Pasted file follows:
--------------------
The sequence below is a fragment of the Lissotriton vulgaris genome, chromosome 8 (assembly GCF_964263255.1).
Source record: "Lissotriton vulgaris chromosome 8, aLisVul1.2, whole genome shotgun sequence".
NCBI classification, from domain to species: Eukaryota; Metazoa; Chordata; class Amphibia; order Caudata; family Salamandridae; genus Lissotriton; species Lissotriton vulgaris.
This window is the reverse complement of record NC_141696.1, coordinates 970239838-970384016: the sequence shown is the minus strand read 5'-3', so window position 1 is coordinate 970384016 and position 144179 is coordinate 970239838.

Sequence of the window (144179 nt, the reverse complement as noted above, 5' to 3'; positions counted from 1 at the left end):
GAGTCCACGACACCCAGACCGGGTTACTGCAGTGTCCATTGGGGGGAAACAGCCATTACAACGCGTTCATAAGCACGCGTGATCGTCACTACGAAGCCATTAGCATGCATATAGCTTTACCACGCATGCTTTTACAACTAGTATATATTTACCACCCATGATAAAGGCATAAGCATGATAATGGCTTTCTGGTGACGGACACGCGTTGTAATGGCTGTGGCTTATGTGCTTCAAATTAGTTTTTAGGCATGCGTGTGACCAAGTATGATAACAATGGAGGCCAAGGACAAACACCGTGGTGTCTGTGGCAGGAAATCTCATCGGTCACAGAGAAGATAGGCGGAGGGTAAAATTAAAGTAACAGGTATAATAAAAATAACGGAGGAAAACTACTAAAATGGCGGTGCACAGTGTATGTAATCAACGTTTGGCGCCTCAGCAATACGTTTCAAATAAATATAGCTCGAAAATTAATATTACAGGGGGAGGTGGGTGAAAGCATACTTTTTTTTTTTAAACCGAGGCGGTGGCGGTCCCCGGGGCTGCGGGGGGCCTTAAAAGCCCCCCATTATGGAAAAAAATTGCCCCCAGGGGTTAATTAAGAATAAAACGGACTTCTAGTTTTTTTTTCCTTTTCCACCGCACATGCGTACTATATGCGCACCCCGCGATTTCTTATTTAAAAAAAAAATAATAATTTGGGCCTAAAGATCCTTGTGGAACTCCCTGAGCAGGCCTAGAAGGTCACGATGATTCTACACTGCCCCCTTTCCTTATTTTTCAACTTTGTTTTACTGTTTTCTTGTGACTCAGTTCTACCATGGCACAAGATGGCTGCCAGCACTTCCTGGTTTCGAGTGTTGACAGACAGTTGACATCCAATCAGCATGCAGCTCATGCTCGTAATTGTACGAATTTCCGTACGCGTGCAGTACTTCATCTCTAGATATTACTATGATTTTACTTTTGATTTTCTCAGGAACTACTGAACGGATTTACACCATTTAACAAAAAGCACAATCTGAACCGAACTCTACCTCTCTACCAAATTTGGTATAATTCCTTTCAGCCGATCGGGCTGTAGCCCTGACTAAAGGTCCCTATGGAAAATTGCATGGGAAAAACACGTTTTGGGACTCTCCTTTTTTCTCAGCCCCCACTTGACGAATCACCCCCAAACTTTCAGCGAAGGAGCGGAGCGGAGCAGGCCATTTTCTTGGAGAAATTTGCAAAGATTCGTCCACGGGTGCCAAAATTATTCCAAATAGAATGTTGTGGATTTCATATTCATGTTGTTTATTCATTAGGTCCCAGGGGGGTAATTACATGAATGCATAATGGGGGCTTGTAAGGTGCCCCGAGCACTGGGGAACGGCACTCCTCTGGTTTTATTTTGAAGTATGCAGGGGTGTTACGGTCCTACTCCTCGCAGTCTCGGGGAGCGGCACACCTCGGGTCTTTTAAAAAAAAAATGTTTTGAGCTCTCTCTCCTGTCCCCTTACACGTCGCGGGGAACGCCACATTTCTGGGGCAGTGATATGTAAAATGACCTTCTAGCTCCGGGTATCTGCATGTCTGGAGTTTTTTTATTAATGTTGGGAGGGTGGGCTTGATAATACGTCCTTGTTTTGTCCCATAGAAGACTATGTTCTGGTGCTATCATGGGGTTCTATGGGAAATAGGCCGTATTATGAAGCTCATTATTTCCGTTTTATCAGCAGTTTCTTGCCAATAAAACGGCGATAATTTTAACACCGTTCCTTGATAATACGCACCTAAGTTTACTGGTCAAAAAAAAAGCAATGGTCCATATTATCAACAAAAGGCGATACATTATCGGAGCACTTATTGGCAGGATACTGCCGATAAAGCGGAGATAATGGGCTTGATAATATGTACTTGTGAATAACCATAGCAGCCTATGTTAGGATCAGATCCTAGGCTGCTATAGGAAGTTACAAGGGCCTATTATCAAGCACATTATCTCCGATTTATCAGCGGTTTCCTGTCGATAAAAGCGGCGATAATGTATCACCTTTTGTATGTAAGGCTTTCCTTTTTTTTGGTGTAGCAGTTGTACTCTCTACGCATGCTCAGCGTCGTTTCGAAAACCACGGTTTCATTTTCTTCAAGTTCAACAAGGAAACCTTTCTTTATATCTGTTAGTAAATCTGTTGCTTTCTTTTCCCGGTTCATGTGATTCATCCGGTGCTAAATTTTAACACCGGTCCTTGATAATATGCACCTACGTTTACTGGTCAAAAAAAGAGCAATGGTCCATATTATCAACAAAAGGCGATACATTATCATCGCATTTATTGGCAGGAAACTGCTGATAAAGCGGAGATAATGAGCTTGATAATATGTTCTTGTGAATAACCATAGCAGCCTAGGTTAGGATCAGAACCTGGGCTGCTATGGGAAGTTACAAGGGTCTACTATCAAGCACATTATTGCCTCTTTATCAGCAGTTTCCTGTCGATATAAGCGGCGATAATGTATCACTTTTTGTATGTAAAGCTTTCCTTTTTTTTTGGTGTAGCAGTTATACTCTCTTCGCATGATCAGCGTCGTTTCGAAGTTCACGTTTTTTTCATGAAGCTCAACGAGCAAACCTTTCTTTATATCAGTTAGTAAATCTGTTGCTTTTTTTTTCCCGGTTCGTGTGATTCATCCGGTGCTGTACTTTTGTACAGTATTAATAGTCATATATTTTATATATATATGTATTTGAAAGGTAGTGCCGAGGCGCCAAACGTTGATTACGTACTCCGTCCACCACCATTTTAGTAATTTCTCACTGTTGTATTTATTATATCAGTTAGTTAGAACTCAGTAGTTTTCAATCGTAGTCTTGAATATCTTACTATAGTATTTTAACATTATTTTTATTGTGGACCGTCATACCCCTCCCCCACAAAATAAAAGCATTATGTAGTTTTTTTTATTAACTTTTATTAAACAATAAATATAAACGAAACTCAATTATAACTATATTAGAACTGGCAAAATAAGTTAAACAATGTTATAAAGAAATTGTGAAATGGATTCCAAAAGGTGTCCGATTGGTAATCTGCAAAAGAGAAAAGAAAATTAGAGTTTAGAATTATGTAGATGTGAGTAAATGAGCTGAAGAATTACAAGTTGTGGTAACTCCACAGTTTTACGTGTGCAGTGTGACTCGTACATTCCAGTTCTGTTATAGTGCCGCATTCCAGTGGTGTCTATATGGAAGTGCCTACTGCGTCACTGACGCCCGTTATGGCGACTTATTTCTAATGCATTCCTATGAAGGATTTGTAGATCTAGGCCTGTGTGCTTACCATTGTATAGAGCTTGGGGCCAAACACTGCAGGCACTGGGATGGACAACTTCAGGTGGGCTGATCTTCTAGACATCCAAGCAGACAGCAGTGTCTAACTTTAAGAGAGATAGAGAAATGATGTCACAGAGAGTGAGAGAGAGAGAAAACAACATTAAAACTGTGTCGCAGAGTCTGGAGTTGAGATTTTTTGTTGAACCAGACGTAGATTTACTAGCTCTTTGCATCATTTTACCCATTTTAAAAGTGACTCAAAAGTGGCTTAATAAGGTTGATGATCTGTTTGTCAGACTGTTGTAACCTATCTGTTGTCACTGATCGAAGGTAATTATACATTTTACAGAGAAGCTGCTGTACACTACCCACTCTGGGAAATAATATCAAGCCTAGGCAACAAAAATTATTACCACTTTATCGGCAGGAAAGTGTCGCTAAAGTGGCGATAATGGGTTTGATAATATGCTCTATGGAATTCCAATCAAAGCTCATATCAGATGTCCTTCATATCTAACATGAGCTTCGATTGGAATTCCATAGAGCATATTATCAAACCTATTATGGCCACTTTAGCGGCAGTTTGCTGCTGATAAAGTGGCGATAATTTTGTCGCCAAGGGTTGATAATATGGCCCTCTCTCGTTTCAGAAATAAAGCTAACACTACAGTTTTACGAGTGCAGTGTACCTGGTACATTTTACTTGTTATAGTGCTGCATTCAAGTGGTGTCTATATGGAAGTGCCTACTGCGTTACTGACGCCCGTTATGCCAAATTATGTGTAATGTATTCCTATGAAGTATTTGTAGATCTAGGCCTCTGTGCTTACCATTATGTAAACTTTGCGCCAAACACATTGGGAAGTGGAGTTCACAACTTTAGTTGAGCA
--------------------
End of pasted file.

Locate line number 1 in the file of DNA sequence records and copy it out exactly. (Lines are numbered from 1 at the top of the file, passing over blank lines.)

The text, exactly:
The sequence below is a fragment of the Lissotriton vulgaris genome, chromosome 8 (assembly GCF_964263255.1).